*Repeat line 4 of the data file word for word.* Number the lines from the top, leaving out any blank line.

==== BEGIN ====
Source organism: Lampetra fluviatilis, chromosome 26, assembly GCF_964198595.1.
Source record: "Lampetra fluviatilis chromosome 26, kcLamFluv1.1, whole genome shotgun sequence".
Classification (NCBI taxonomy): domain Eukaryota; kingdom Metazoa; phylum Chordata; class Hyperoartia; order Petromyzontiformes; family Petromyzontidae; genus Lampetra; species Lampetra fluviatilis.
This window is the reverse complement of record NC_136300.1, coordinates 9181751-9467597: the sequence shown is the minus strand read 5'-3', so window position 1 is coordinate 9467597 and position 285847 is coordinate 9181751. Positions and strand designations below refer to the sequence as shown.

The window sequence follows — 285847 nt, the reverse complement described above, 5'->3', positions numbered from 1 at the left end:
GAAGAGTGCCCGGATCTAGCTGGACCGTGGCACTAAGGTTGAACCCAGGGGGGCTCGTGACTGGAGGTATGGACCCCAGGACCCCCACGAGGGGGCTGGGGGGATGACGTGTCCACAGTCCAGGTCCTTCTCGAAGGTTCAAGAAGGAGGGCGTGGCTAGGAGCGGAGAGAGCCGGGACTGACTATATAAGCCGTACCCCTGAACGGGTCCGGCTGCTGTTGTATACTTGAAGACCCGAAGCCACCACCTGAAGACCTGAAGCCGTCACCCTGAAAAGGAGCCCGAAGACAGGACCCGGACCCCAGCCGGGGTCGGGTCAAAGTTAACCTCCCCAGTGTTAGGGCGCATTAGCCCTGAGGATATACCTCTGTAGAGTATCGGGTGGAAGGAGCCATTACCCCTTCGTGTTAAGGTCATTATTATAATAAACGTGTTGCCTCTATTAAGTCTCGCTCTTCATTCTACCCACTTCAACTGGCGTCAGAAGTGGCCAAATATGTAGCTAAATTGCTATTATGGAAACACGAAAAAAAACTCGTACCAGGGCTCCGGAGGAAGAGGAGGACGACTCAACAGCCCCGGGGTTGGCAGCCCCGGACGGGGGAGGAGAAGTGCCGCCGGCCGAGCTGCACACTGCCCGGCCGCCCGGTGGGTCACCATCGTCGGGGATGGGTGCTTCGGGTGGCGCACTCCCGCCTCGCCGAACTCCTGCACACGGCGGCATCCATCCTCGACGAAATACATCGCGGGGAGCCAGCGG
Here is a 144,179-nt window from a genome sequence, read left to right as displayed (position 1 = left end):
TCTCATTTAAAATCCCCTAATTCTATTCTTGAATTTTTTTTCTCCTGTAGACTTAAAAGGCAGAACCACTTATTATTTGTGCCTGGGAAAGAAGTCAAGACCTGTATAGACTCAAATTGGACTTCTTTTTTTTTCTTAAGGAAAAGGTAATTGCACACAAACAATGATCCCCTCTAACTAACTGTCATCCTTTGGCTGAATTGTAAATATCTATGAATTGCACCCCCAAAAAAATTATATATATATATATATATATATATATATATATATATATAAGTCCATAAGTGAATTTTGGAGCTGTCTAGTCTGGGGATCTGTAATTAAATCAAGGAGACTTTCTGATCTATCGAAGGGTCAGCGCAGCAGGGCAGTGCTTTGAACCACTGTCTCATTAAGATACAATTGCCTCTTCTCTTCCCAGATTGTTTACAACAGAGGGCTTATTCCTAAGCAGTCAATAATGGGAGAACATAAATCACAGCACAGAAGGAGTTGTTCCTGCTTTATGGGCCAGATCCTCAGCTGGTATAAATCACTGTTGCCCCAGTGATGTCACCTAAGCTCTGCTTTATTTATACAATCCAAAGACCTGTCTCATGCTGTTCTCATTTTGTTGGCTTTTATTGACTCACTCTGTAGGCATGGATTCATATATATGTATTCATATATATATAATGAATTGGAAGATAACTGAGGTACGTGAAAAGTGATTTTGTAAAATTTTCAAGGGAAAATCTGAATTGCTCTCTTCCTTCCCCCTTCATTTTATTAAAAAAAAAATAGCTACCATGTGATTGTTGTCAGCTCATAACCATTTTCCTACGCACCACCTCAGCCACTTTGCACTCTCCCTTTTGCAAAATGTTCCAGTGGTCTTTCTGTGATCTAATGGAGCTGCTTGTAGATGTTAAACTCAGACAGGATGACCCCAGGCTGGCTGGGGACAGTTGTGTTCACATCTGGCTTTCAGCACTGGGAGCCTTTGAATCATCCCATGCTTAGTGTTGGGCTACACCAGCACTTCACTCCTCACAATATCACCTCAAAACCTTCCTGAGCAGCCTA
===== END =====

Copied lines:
This window is the reverse complement of record NC_136300.1, coordinates 9181751-9467597: the sequence shown is the minus strand read 5'-3', so window position 1 is coordinate 9467597 and position 285847 is coordinate 9181751. Positions and strand designations below refer to the sequence as shown.